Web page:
Barclays warns of credit pain in return to 1970s inflation regime

Rising prices amid a slowing US economy will threaten troubled credit markets, if history repeats itself.

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(Bloomberg) – Rising prices amid a slowing US economy will threaten struggling credit markets, if history repeats itself.

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The current inflation and growth environment most closely resembles the periods from 1973 to 1975 and 1978 to 1980, when credit markets performed poorly, according to Barclays Plc. strategists led by Dominique Toublan.

“Credit performance was poor then, and we don’t expect this time to be any different,” the strategists wrote in a note dated Aug. 12. The asset class “could struggle even more if the current stagflationary backdrop turns into a deflationary one.”

During the periods of high inflation and low growth of the 1970s, monthly excess returns on investment grade credit averaged negative 14 basis points. Monthly performance was negative 58% of the time, about 15% above the long-term average, the strategists wrote.

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Credit markets have been battered this year, especially high-quality ones, as Treasury yields jumped and the Federal Reserve raised rates to fight inflation. Despite a rally in July — which marked the best monthly return in two years — investment-grade bonds are down nearly 12% for 2022 so far, according to Bloomberg index data.

According to Barclays, bonds issued by technology companies, banks and basic industry sectors have outperformed in inflationary years, in both investment grade and high yield. Higher quality energy debt and subprime insurance debt also held up better.

During periods of stagflation, insurance, communications and cyclical consumer sectors underperformed, the strategists wrote.

“Stagflationary environments have not been credit friendly, with returns averaging negative as the growth backdrop deteriorates,” the strategists wrote.

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Credit investors should beware of stagflation or significantly slower growth, according to Terence Wheat, co-head of investment grade corporate bonds at PGIM Fixed Income. He expects higher quality spreads to tighten from current levels before widening by the end of the year as the US economy slows.

The spread on the high-grade benchmark narrowed to 131 basis points on Monday, from the 2022 high of 160 basis points reached on July 5.

“There’s always a chance of a deeper recession happening, so we have to be wary of that,” Wheat said.

There is, however, evidence that the worst of inflation may be over, according to David Norris, head of US credit at TwentyFour Asset Management. “Inflation talk is what’s going to drive performance,” he said. “There are very good arguments to suggest that he has reached his peak.”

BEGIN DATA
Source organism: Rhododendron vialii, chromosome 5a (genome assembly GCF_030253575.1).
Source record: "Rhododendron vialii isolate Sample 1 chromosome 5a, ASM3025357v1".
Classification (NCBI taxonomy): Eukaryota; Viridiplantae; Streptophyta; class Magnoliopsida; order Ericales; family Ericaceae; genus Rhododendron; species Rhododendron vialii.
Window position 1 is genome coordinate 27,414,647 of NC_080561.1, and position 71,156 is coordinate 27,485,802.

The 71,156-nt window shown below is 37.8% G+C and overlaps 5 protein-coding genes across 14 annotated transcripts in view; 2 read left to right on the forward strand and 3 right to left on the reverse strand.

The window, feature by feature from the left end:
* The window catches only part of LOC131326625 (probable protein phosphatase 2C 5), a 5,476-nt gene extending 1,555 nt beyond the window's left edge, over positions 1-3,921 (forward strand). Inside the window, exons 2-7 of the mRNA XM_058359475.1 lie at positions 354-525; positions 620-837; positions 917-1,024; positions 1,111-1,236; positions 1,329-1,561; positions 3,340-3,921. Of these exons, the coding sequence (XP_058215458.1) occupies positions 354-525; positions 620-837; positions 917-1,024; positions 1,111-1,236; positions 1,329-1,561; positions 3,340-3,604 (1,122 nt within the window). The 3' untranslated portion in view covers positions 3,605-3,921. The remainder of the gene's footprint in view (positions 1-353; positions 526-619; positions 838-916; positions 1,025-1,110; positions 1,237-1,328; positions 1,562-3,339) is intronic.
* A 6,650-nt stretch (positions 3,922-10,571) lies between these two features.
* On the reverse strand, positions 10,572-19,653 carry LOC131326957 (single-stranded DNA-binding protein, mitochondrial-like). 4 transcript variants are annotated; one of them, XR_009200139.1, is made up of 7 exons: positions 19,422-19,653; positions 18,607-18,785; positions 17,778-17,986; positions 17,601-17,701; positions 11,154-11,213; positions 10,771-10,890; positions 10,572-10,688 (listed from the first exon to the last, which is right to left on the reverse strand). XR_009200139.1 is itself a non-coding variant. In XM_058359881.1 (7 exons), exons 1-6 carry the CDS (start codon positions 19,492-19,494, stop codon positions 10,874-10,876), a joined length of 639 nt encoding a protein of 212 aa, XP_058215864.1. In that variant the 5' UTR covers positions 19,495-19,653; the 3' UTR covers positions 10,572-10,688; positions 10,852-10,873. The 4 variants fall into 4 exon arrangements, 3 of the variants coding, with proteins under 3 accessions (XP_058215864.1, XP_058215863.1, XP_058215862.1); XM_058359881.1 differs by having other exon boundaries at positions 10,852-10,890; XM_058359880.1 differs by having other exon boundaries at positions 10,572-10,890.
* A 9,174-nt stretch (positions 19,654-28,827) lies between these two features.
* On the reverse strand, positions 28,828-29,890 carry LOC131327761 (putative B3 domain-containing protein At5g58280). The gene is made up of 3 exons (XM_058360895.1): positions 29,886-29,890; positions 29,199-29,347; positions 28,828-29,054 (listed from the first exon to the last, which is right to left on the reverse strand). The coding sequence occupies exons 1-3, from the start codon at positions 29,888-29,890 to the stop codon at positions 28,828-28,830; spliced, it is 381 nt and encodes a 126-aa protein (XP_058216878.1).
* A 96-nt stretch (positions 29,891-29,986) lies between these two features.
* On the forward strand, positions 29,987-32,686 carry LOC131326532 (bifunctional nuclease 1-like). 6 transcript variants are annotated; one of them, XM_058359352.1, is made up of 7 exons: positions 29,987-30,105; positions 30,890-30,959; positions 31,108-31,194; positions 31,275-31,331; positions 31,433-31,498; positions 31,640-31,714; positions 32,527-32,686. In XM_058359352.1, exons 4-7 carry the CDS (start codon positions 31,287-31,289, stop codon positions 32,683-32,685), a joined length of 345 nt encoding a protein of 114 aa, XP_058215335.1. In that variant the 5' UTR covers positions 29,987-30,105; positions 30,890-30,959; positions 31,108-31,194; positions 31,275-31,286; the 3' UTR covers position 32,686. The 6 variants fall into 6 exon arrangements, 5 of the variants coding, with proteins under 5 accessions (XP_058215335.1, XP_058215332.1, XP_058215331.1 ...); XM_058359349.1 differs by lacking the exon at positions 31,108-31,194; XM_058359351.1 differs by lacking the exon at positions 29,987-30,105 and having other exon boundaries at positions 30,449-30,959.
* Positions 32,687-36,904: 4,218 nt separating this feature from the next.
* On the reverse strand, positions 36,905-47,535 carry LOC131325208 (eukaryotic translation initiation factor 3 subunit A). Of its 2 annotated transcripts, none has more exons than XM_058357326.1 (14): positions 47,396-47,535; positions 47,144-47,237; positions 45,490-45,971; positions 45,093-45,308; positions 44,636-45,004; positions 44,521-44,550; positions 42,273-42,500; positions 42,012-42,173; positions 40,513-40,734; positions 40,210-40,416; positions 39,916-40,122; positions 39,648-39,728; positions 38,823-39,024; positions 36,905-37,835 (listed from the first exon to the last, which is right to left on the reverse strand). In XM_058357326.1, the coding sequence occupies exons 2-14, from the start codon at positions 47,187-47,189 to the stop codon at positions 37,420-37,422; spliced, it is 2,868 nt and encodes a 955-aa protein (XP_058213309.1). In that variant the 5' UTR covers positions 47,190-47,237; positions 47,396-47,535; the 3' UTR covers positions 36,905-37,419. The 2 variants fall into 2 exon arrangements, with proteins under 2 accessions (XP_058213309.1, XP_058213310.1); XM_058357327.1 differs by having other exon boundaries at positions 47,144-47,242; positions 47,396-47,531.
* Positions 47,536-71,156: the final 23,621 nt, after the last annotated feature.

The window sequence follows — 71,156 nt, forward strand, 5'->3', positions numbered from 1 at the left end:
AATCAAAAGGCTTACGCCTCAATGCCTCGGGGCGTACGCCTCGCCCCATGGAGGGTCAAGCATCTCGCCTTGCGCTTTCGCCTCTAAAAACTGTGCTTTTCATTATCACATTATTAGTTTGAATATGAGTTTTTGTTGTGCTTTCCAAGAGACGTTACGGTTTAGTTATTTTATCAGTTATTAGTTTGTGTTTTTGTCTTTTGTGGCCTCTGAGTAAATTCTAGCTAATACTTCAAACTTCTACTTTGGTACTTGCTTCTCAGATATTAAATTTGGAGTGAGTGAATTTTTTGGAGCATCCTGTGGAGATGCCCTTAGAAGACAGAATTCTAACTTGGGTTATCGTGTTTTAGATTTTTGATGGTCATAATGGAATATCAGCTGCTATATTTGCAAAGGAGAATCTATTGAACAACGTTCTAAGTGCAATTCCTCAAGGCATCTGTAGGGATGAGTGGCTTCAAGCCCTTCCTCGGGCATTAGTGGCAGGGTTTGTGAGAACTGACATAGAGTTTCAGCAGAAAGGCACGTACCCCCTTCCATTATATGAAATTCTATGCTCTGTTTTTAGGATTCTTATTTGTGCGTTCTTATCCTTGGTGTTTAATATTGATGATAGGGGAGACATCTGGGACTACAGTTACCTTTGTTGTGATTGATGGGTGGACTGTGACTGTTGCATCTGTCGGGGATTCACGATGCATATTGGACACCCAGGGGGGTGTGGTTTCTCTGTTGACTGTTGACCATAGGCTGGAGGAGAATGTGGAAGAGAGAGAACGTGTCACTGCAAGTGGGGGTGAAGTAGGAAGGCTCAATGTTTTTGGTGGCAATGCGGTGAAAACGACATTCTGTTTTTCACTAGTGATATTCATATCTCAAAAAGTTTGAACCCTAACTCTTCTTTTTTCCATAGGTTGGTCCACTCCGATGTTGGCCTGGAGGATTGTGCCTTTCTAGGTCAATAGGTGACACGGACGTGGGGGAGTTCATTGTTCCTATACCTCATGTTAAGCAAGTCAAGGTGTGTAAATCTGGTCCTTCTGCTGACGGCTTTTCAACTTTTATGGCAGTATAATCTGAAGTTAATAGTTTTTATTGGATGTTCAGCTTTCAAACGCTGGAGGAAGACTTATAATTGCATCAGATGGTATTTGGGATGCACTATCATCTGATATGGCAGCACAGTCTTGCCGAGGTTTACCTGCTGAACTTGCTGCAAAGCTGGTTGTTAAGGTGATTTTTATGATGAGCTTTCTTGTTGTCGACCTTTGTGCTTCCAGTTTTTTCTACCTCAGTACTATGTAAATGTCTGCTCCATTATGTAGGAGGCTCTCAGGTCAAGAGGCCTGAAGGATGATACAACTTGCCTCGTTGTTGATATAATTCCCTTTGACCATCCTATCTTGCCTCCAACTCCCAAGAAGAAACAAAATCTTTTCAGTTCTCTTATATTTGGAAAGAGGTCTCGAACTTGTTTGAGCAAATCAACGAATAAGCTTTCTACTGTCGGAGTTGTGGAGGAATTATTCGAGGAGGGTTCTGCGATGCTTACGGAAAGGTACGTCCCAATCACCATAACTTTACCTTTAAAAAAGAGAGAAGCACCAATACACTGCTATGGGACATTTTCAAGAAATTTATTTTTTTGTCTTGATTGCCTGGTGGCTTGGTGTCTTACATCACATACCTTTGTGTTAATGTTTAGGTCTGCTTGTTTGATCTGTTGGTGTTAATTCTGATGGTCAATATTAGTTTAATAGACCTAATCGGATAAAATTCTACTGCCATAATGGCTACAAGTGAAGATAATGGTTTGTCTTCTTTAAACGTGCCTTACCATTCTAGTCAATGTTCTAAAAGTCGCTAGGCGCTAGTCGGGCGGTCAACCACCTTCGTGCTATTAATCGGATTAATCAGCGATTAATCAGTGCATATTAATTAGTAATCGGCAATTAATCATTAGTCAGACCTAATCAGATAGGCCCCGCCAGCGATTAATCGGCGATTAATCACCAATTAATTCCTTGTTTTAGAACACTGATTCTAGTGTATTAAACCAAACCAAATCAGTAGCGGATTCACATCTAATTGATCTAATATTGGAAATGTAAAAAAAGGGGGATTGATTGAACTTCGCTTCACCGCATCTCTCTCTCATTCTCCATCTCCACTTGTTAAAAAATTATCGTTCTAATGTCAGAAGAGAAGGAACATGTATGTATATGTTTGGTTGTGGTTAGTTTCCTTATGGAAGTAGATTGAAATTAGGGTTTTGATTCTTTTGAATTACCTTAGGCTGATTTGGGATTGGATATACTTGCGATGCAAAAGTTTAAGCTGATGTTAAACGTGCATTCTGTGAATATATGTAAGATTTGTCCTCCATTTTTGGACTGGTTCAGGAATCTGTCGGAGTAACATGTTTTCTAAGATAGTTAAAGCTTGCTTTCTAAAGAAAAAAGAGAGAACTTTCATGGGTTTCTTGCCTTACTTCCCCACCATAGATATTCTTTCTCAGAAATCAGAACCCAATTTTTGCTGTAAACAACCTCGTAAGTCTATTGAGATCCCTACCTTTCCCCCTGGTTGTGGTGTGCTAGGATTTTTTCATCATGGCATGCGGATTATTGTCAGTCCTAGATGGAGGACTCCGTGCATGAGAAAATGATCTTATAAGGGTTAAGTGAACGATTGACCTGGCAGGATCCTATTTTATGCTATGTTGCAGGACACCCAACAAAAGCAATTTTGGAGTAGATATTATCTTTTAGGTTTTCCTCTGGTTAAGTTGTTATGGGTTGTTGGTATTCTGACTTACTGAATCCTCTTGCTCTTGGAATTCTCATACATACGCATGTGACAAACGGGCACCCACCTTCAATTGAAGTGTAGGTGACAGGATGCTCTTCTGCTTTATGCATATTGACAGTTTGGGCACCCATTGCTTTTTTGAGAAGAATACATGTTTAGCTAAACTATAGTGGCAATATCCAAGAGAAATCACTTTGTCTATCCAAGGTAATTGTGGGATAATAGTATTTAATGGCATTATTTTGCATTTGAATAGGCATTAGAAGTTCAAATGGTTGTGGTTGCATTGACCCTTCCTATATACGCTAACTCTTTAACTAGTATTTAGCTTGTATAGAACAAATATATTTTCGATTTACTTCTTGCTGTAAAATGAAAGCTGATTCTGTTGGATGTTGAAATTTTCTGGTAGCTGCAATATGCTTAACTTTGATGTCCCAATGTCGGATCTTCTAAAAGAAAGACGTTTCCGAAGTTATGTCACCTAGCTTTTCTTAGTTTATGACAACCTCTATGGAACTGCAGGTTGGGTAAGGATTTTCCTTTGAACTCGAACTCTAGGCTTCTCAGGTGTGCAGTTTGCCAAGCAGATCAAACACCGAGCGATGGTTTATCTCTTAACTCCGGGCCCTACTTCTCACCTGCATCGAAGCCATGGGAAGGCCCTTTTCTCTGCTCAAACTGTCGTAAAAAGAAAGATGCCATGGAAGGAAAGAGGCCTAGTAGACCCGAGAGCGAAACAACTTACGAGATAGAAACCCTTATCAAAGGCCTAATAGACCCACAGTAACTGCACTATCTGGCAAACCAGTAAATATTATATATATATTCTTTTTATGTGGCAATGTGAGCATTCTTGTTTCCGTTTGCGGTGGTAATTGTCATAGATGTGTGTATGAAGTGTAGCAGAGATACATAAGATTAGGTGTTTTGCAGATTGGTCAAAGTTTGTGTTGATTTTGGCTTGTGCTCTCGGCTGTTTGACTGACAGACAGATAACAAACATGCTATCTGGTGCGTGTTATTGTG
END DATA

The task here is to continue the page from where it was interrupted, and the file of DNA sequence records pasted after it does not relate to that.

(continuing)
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Norris expects higher quality debt to perform better in the fourth quarter. He considers spreads of 150 basis points to 160 basis points as good entry points.

Elsewhere in the credit markets:


Ford Motor Co is taking advantage of a recovery in the credit market to sell green bonds. The automaker is issuing a 10-year unsecured green bond with preliminary pricing talks suggesting a yield of around 6.4%, according to a person familiar with the matter.

  • Emerging-market companies are refinancing foreign-currency bonds at the slowest pace in seven years as central banks in the United States and Europe hike interest rates, backing away from the easy-money policies on which corporations in the around the world once relied on to reduce their costs
  • Olympus Water US Holding, a chemical supplier and manufacturer, markets $325 million junk bond sale to help fund Clearon acquisition
    • Pricing is scheduled for August 17
  • Commitments are due on two leveraged loans, including a $300 million deal for The Chefs’ Warehouse that will refinance debt and add cash to the company’s balance sheet
  • For deals updates, click here for the New Issue Monitor
  • To learn more, click here for Credit Daybook Americas

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Financial issuers plunged in the primary market on Tuesday, triggering the most selling in more than a month.

  • Issuance returned after a high-quality bond risk gauge remained below 100 for a fourth straight day and European stocks climbed
  • High-yield company Storskogen is suspending plans to issue its first euro bond due to volatile market conditions, CEO Daniel Kaplan says
  • The ECB added three new securities to its CSPP and PEPP programs in the week ended August 12, according to central bank data analyzed by Bloomberg
  • After the worst half of memory in European credit markets, a rebound in corporate debt sales in the second half is likely, according to Bloomberg Opinion columnist Marcus Ashworth


Chinese developer stocks and dollar bonds jumped on Tuesday following reports of a plan that could help some raise new funding that is ultimately guaranteed by the state.

  • Mobile operator DITO Telecommunity Corporation is seeking to extend the maturity of an $800 million debt from Bank of China Ltd. and eventually convert it into a long-term loan
  • Spreads on the Meituan Class B 2030 dollar bond widened sharply, following a Reuters report that Tencent Holdings Ltd. plans to sell all or part of its stake in the food delivery giant
  • South Korean retail investors are buying more bonds sold by non-bank financial companies due to higher yields and shorter durations, contributing to a tightening of their spreads, according to Kiwoom Securities



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